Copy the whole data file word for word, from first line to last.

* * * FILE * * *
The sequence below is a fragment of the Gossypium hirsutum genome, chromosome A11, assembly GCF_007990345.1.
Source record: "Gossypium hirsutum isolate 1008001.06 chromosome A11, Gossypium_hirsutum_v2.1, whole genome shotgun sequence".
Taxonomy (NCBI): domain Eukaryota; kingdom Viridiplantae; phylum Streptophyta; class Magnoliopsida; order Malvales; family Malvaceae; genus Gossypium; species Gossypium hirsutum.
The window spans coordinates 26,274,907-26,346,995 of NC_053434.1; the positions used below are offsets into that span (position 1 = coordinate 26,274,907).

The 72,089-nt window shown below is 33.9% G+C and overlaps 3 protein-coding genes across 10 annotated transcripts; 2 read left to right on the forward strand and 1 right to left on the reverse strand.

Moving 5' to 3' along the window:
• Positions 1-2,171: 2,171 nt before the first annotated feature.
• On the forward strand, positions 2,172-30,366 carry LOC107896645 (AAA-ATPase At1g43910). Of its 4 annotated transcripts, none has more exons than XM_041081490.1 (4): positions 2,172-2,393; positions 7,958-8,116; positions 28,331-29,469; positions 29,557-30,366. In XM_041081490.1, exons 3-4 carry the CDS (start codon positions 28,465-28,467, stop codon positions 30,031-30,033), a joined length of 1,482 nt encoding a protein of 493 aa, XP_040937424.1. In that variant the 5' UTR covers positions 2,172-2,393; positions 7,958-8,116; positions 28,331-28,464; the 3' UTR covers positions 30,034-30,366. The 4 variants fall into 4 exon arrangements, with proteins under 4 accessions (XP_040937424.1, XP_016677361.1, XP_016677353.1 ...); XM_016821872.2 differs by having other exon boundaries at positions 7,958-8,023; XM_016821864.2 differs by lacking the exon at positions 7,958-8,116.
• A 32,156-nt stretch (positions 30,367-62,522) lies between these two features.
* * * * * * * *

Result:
The sequence below is a fragment of the Gossypium hirsutum genome, chromosome A11, assembly GCF_007990345.1.
Source record: "Gossypium hirsutum isolate 1008001.06 chromosome A11, Gossypium_hirsutum_v2.1, whole genome shotgun sequence".
Taxonomy (NCBI): domain Eukaryota; kingdom Viridiplantae; phylum Streptophyta; class Magnoliopsida; order Malvales; family Malvaceae; genus Gossypium; species Gossypium hirsutum.
The window spans coordinates 26,274,907-26,346,995 of NC_053434.1; the positions used below are offsets into that span (position 1 = coordinate 26,274,907).

The 72,089-nt window shown below is 33.9% G+C and overlaps 3 protein-coding genes across 10 annotated transcripts; 2 read left to right on the forward strand and 1 right to left on the reverse strand.

Moving 5' to 3' along the window:
• Positions 1-2,171: 2,171 nt before the first annotated feature.
• On the forward strand, positions 2,172-30,366 carry LOC107896645 (AAA-ATPase At1g43910). Of its 4 annotated transcripts, none has more exons than XM_041081490.1 (4): positions 2,172-2,393; positions 7,958-8,116; positions 28,331-29,469; positions 29,557-30,366. In XM_041081490.1, exons 3-4 carry the CDS (start codon positions 28,465-28,467, stop codon positions 30,031-30,033), a joined length of 1,482 nt encoding a protein of 493 aa, XP_040937424.1. In that variant the 5' UTR covers positions 2,172-2,393; positions 7,958-8,116; positions 28,331-28,464; the 3' UTR covers positions 30,034-30,366. The 4 variants fall into 4 exon arrangements, with proteins under 4 accessions (XP_040937424.1, XP_016677361.1, XP_016677353.1 ...); XM_016821872.2 differs by having other exon boundaries at positions 7,958-8,023; XM_016821864.2 differs by lacking the exon at positions 7,958-8,116.
• A 32,156-nt stretch (positions 30,367-62,522) lies between these two features.